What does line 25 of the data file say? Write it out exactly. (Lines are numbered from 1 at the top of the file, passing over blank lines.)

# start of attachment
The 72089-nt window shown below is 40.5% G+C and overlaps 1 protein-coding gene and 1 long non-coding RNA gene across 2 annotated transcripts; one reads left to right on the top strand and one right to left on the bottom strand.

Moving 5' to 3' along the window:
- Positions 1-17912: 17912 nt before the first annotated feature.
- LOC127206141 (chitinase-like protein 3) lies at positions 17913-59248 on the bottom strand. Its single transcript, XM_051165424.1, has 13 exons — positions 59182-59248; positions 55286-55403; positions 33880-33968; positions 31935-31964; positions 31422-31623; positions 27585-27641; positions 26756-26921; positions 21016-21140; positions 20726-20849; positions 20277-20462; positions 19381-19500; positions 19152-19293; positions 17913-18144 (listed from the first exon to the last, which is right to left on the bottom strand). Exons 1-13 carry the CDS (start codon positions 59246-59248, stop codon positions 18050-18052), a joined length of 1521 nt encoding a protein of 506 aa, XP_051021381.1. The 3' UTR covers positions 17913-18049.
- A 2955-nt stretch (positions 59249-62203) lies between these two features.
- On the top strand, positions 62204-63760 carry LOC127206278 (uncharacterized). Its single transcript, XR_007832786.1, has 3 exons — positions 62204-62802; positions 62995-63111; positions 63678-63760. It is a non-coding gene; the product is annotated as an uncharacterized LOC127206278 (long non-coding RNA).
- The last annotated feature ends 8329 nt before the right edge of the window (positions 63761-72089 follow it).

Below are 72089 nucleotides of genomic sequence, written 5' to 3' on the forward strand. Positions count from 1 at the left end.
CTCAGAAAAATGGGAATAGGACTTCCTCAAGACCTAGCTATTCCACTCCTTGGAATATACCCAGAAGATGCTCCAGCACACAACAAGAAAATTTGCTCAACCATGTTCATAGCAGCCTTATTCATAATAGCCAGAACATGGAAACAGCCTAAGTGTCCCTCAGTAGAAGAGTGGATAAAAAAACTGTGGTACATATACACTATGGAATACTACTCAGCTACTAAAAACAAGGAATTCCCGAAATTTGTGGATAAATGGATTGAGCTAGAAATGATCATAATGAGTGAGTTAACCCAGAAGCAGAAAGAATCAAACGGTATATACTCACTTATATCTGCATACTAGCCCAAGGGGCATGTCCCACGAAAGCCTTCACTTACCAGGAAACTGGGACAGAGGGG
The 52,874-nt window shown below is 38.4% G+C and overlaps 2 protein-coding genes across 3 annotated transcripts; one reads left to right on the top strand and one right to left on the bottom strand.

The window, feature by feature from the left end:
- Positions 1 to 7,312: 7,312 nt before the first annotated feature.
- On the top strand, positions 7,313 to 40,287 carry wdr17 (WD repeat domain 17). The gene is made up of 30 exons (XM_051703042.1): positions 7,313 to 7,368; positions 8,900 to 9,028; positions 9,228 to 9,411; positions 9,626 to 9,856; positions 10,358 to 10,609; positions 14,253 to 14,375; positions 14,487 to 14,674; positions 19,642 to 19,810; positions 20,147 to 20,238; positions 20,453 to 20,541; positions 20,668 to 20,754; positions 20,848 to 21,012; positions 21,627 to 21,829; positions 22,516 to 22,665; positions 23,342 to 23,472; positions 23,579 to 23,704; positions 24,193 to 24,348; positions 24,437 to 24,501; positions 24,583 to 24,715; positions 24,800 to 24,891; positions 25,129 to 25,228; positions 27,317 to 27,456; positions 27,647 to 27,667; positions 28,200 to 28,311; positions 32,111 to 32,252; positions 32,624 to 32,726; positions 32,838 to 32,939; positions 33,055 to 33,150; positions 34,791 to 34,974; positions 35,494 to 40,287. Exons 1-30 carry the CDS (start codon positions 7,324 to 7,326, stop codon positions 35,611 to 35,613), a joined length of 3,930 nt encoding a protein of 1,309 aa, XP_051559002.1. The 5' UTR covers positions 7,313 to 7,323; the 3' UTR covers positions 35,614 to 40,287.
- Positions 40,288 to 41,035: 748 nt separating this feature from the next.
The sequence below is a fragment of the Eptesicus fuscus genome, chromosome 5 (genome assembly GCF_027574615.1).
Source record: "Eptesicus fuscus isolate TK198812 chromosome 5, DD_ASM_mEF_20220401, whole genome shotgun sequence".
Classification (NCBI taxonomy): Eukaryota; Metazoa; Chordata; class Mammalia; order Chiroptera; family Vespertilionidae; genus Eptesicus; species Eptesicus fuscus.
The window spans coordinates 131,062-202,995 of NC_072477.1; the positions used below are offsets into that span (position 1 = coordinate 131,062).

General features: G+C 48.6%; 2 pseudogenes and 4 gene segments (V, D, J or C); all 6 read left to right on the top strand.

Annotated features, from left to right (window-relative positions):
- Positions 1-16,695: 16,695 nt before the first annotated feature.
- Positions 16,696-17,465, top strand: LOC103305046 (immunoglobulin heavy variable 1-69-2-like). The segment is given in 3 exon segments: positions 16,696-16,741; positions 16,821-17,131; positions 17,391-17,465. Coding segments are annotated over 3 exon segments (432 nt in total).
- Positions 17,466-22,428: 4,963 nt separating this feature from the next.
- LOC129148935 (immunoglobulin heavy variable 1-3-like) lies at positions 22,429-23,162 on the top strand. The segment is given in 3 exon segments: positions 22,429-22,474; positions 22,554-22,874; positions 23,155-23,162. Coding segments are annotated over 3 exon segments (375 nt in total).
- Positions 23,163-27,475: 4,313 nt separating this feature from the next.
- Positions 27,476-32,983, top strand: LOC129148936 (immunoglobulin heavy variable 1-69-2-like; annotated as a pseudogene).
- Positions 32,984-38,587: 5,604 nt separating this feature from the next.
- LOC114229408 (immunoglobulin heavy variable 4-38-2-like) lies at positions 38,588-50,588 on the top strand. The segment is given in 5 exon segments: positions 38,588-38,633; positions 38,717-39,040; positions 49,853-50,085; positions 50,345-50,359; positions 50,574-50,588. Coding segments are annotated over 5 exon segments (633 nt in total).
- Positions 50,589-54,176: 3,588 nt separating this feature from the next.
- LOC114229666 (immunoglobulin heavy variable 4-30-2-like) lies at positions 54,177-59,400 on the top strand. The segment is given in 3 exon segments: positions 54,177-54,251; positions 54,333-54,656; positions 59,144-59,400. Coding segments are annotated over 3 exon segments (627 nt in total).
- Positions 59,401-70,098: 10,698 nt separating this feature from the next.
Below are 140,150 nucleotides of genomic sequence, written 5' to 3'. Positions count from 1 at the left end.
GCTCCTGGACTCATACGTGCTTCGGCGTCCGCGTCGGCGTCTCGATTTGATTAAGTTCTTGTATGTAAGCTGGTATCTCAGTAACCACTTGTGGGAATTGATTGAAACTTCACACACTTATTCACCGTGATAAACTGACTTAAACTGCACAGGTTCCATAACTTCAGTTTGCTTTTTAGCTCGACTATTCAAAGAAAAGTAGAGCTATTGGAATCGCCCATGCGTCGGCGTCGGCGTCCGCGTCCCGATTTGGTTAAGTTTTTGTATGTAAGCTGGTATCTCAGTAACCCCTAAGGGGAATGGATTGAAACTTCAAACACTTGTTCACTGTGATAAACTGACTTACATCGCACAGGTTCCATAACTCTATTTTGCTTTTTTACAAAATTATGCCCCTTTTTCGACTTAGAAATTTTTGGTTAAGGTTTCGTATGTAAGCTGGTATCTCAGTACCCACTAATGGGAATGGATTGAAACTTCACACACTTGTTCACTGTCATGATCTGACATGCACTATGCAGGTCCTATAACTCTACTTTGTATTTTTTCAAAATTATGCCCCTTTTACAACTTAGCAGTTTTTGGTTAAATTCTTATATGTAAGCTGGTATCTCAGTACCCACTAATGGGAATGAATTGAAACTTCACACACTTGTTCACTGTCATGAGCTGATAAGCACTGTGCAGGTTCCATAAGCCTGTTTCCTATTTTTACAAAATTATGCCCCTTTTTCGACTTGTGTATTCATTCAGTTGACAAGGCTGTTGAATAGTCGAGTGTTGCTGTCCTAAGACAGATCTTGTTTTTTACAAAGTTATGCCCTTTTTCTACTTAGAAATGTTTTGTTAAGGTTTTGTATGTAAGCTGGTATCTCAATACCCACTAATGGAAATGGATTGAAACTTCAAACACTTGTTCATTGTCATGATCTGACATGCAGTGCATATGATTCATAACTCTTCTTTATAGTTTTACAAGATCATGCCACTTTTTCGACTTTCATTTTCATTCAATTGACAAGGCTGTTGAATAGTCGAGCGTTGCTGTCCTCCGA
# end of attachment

- Positions 23,163-27,475: 4,313 nt separating this feature from the next.